Strawberry Hemangioma Pictures - 18 Photos & Images
Hemangiomas are harmless growths that are the result of rapidly dividing cells of the blood vessel walls known as endothelial cells. They appear shortly after birth and grow rapidly during the first year of life. They usually resolve on their own over the next few years. Hemangiomas can be many different colors, depending on where they are located. Superficial hemangiomas (also known as strawberry hemangiomas, due to their red color) are located in the top layer of skin. Those in the deeper layer of skin are called deep (cavernous) hemangiomas, and they can be blue or colorless. Most hemangiomas are limited to the skin. Children with multiple hemangiomas may have associated internal lesions involving the liver, lungs, or other internal organs. These are more serious in nature and are usually followed more closely by your child's pediatrician.
Hemangiomas affect about 10% of infants, and the risk is about 5 times higher in females than males. White infants and premature infants are at an increased risk for hemangiomas, as are infants born to mothers with an abnormal placenta. The risk is also raised in infants of women who had chorionic villus sampling during their prenatal period.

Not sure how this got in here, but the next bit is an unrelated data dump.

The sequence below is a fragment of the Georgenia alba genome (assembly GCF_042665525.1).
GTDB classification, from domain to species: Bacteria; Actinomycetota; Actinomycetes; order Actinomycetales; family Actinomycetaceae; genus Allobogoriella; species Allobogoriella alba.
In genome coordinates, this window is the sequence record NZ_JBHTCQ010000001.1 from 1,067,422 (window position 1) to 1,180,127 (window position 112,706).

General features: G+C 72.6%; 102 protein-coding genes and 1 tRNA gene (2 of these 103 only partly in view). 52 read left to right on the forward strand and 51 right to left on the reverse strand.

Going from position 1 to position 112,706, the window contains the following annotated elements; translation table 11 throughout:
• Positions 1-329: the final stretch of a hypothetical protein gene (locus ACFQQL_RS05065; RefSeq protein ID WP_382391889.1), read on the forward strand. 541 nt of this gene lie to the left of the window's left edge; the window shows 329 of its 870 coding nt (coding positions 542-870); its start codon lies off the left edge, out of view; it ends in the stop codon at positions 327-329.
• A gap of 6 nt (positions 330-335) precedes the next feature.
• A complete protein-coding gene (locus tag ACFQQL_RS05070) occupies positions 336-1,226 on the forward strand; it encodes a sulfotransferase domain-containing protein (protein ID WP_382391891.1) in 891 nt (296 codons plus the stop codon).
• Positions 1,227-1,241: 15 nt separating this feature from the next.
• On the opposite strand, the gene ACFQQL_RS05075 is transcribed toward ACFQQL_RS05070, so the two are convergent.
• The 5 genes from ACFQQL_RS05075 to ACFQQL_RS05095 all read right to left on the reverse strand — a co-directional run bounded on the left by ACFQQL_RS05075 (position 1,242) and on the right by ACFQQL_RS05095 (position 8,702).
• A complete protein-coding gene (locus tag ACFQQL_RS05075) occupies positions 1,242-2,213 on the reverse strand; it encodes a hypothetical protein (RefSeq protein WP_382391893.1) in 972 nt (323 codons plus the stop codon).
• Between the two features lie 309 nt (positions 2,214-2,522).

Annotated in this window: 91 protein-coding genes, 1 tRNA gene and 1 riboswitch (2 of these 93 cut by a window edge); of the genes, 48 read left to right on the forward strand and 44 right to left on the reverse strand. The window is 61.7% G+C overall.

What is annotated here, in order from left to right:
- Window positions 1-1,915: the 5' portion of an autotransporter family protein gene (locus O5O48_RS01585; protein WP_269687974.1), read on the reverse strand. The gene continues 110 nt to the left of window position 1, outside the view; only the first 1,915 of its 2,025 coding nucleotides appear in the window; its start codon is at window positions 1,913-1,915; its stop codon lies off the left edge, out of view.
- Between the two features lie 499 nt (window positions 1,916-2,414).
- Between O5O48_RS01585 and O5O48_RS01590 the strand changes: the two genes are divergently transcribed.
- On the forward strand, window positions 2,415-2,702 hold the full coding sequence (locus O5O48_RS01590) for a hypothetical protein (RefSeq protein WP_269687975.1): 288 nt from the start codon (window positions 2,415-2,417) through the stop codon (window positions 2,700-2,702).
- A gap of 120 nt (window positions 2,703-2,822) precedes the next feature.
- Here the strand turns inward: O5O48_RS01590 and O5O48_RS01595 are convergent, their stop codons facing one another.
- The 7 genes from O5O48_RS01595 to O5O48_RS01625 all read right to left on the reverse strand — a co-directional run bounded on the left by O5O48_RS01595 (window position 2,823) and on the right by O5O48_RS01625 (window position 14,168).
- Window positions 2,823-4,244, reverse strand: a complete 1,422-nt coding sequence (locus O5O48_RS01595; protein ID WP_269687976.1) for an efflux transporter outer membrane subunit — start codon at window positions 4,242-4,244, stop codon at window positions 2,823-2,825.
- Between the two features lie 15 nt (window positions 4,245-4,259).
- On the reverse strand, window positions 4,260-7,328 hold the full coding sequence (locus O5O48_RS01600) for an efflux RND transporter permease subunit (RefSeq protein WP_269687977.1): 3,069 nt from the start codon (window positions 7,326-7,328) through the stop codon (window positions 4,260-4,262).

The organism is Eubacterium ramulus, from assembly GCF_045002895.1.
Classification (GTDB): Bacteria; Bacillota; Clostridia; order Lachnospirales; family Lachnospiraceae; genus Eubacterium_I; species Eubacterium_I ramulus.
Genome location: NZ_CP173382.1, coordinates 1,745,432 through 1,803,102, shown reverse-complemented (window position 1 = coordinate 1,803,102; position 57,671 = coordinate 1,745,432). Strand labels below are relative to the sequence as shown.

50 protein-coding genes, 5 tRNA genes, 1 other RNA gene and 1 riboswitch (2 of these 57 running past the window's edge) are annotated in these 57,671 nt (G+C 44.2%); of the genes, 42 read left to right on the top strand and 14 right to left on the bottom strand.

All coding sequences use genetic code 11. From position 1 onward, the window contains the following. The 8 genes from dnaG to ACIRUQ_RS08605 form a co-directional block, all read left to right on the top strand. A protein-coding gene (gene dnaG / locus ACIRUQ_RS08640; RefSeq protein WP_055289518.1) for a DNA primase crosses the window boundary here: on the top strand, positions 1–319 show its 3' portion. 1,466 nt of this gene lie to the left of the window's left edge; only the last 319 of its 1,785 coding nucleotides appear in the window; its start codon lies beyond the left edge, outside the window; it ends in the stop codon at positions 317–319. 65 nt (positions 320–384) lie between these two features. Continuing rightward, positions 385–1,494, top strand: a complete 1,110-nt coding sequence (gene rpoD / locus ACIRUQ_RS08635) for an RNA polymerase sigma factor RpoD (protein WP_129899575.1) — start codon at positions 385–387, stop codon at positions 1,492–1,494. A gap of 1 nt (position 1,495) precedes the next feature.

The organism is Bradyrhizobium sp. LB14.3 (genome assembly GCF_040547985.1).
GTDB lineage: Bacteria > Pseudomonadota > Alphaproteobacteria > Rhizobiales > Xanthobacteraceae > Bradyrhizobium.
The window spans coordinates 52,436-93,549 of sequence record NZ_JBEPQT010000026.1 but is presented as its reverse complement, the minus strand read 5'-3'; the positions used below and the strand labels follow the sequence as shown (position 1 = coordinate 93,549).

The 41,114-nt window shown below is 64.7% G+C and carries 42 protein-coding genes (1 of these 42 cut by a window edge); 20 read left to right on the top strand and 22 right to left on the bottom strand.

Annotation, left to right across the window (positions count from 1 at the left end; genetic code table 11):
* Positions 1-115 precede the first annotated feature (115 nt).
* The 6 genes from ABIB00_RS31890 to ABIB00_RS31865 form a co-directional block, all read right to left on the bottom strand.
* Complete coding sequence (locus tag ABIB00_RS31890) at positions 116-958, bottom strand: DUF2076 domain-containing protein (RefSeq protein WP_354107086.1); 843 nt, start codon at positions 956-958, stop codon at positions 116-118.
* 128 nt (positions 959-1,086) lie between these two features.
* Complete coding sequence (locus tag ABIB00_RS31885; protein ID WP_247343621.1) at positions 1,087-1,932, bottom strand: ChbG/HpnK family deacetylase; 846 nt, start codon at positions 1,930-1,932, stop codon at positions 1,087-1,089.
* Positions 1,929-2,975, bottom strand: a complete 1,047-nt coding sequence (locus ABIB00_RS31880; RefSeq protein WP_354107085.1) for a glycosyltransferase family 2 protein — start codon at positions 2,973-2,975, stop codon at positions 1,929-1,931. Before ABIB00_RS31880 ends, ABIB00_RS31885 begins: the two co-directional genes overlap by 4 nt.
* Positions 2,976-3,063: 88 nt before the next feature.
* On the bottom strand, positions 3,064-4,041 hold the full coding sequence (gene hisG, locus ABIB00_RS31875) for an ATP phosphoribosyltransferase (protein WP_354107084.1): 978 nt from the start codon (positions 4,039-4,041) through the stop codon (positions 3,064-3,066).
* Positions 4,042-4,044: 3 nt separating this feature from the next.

Most hemangiomas of infancy appear within the first 2 weeks of life. They may begin as a bump on the skin or as a flat, reddish patch that may appear similar to a bruise. Hemangiomas grow very rapidly for weeks or months, usually peaking in size at 6–9 months, and form raised areas ranging in size from a few millimeters to centimeters. They are bright red with well-defined borders. If a hemangioma grows very large, it may be prone to bleeding spontaneously.
Typically, there are no self-care measures for hemangiomas, as they usually resolve without any treatment. It is important to note, though, that it can take several years for this to occur, and the color may not fade completely. Close observation for changes in the appearance is all that is needed. If the hemangioma does bleed, treatment with wet compresses and antibacterial ointment is usually sufficient. Bleeding hemangiomas need to be watched closely for infection.
Seek medical care if your infant's hemangioma changes in color, starts to bleed, appears infected, or appears to be blocking his or her vision, breathing, or feeding. Hemangiomas that are located in the diaper area or on the lower lip are particularly prone to bleeding, due to friction.